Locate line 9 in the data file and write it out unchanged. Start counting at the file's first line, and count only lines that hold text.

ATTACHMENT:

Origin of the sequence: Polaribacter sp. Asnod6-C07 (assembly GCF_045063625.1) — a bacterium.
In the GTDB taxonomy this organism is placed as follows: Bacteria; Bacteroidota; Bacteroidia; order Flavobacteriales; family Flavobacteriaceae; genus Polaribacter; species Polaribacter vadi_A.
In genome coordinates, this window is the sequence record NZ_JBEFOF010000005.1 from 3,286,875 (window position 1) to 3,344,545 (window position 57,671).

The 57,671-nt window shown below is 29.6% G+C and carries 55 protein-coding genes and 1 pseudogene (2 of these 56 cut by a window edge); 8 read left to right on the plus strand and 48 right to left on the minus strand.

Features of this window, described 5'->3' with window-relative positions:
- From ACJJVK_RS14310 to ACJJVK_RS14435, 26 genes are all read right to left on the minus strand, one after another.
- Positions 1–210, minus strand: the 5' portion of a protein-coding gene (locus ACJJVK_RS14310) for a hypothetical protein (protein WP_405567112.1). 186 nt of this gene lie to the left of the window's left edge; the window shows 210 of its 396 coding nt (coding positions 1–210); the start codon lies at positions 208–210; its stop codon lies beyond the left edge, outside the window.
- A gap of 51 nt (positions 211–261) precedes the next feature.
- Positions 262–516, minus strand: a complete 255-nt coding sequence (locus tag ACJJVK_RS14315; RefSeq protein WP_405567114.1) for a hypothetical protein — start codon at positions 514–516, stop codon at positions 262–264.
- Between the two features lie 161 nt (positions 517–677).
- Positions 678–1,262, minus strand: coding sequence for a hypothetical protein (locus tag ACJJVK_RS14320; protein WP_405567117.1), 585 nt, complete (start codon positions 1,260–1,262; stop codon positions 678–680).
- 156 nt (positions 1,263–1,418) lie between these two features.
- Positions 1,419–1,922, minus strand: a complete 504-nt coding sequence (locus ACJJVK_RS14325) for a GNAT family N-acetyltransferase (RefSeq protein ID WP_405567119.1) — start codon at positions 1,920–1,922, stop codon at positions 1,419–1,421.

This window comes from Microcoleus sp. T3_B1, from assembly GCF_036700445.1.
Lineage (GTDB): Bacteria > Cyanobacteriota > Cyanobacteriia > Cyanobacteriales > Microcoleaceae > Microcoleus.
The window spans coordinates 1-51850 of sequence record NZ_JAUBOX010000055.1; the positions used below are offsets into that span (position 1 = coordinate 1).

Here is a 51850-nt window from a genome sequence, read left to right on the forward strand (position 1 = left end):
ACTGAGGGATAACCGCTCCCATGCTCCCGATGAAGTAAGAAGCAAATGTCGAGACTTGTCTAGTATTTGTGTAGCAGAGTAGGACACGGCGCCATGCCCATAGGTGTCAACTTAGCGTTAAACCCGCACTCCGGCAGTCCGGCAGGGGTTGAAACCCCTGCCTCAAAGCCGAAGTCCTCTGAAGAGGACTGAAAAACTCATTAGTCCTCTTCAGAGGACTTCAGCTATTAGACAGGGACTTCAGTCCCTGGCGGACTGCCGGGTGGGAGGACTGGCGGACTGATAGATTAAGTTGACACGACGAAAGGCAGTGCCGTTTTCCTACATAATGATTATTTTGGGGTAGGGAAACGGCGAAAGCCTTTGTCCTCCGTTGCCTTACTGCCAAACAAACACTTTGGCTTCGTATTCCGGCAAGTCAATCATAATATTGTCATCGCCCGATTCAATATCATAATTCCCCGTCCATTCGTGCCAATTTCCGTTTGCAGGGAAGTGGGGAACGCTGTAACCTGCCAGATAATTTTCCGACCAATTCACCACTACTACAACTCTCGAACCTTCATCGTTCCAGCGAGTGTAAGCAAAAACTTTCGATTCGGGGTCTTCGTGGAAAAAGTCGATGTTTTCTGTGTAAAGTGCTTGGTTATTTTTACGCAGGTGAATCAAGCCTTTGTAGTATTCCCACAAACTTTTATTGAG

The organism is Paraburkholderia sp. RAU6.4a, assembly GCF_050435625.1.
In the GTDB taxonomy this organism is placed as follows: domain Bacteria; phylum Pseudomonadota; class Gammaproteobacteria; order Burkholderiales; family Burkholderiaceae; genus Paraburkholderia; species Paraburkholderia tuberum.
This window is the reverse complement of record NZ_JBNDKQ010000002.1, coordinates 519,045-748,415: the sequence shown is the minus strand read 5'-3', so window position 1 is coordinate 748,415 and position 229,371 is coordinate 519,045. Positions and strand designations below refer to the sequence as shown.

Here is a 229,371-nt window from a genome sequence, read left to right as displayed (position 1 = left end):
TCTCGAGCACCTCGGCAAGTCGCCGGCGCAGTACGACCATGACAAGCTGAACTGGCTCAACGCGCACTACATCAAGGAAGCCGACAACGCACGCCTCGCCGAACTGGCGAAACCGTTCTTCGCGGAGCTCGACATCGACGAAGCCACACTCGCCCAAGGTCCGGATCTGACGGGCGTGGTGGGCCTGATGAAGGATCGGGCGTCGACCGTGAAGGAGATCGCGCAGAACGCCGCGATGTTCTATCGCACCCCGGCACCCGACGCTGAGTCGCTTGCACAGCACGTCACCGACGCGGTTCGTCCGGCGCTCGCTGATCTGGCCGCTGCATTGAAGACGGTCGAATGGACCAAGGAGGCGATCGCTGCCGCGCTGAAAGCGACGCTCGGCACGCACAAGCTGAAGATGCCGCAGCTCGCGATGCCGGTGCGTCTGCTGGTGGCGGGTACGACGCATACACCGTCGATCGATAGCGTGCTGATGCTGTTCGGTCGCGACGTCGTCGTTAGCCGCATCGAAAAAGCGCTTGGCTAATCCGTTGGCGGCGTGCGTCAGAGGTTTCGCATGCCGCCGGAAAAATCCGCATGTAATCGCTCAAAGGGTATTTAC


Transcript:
- Positions 262–516, minus strand: a complete 255-nt coding sequence (locus tag ACJJVK_RS14315; RefSeq protein WP_405567114.1) for a hypothetical protein — start codon at positions 514–516, stop codon at positions 262–264.